February 2, 2017
Hancock Foods operates a blueberry processing plant and cold storage warehouse in Hancock, Maine, where it uses anhydrous ammonia in its refrigeration systems. In March 1999, the facility first submitted a risk management plan (RMP), which is required for all facilities using certain amounts of extremely hazardous substances, including anhydrous ammonia, in order to help local fire, police and emergency response personnel prepare for and respond to chemical emergencies.
The RMP regulations also require facilities to prevent chemical releases by designing and operating their chemical processes in a safe manner. This case stems from a 2012 inspection of Hancock Foods in which EPA inspectors saw potentially dangerous conditions relating to the ammonia refrigeration processes. In addition, the company failed to immediately notify the National Response Center upon discovering a release of about 300 pounds of ammonia from a refrigeration unit on March 27, 2015. EPA responded to the violations at Hancock in two stages: first ensuring that the CAA violations were addressed in an administrative compliance order, then following up with a penalty action.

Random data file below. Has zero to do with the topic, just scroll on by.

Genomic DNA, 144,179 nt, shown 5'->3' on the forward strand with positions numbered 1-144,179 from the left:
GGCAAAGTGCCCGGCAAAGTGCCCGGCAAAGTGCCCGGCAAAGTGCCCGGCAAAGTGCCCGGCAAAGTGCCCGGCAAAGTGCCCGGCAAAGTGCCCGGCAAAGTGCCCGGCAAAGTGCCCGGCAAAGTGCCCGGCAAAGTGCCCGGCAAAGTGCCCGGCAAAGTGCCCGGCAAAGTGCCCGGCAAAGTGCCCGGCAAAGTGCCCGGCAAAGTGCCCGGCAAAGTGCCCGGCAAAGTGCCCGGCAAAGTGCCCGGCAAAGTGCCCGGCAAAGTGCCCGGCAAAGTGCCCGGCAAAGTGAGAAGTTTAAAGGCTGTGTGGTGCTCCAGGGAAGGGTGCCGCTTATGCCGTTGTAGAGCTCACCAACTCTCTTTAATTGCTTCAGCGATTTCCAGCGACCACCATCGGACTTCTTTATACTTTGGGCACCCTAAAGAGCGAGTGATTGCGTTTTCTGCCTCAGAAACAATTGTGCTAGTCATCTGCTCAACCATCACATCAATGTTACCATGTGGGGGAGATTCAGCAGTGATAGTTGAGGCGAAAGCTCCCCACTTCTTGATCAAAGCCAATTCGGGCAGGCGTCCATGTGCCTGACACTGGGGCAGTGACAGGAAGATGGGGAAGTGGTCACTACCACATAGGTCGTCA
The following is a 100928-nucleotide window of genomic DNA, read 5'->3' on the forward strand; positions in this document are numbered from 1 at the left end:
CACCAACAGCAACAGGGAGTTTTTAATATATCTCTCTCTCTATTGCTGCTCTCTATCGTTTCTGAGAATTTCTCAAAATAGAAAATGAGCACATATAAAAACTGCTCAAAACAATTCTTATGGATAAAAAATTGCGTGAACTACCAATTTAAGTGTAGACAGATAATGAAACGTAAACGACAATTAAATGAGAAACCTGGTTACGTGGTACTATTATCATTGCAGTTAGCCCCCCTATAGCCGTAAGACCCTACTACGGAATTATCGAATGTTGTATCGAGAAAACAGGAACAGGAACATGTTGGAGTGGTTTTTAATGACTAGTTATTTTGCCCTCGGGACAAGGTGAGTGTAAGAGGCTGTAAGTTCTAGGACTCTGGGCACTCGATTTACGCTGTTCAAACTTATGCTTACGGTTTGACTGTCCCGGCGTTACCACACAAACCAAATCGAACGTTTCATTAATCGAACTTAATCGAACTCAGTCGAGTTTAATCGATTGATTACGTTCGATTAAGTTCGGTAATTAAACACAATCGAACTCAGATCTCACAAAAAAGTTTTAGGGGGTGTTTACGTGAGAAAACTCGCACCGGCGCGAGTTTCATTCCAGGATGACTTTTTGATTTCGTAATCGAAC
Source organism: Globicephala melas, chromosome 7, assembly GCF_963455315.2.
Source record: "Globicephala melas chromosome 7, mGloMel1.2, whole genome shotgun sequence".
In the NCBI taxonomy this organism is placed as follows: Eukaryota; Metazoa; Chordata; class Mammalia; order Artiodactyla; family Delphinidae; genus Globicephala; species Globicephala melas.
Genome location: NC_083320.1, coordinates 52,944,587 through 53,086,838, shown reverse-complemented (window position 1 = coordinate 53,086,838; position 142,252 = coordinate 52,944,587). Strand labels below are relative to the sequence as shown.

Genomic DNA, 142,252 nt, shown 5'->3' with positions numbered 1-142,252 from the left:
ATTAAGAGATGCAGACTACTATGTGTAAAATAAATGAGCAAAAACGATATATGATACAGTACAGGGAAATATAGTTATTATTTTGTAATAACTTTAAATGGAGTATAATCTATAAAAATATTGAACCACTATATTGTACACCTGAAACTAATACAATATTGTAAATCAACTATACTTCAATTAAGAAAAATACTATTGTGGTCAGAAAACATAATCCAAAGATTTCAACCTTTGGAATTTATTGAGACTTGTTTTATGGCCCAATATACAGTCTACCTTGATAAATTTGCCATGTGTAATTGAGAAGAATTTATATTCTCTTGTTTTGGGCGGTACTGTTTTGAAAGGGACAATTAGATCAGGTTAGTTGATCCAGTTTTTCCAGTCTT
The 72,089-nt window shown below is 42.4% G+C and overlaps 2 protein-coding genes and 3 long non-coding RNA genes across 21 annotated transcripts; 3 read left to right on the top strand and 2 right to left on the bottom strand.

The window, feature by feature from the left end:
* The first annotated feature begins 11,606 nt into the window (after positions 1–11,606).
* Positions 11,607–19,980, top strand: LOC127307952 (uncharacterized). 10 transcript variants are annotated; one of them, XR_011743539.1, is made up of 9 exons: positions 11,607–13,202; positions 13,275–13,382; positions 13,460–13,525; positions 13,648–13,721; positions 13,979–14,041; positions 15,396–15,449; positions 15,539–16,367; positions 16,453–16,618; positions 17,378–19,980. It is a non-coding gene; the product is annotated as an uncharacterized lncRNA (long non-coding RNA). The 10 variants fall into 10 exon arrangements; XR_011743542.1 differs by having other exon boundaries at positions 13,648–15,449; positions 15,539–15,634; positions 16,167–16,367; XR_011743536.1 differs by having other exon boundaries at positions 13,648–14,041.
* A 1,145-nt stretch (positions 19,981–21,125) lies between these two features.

“Hancock has worked cooperatively with EPA through this process and has worked hard to correct its violations,” said Curt Spalding, regional administrator of EPA’s New England office. “These air and reporting laws help protect public health, first responders and our environment.”
In the settlement, Hancock Foods agreed to pay $103,613 to settle claims that it violated Section 112(r) of the Clean Air Act in its handling of anhydrous ammonia and $5,110 to settle claims it violated the Comprehensive Environmental Response, Compensation and Liability Act – or Superfund law – when it failed to timely report a release of anhydrous ammonia.
Read more at EHSToday.com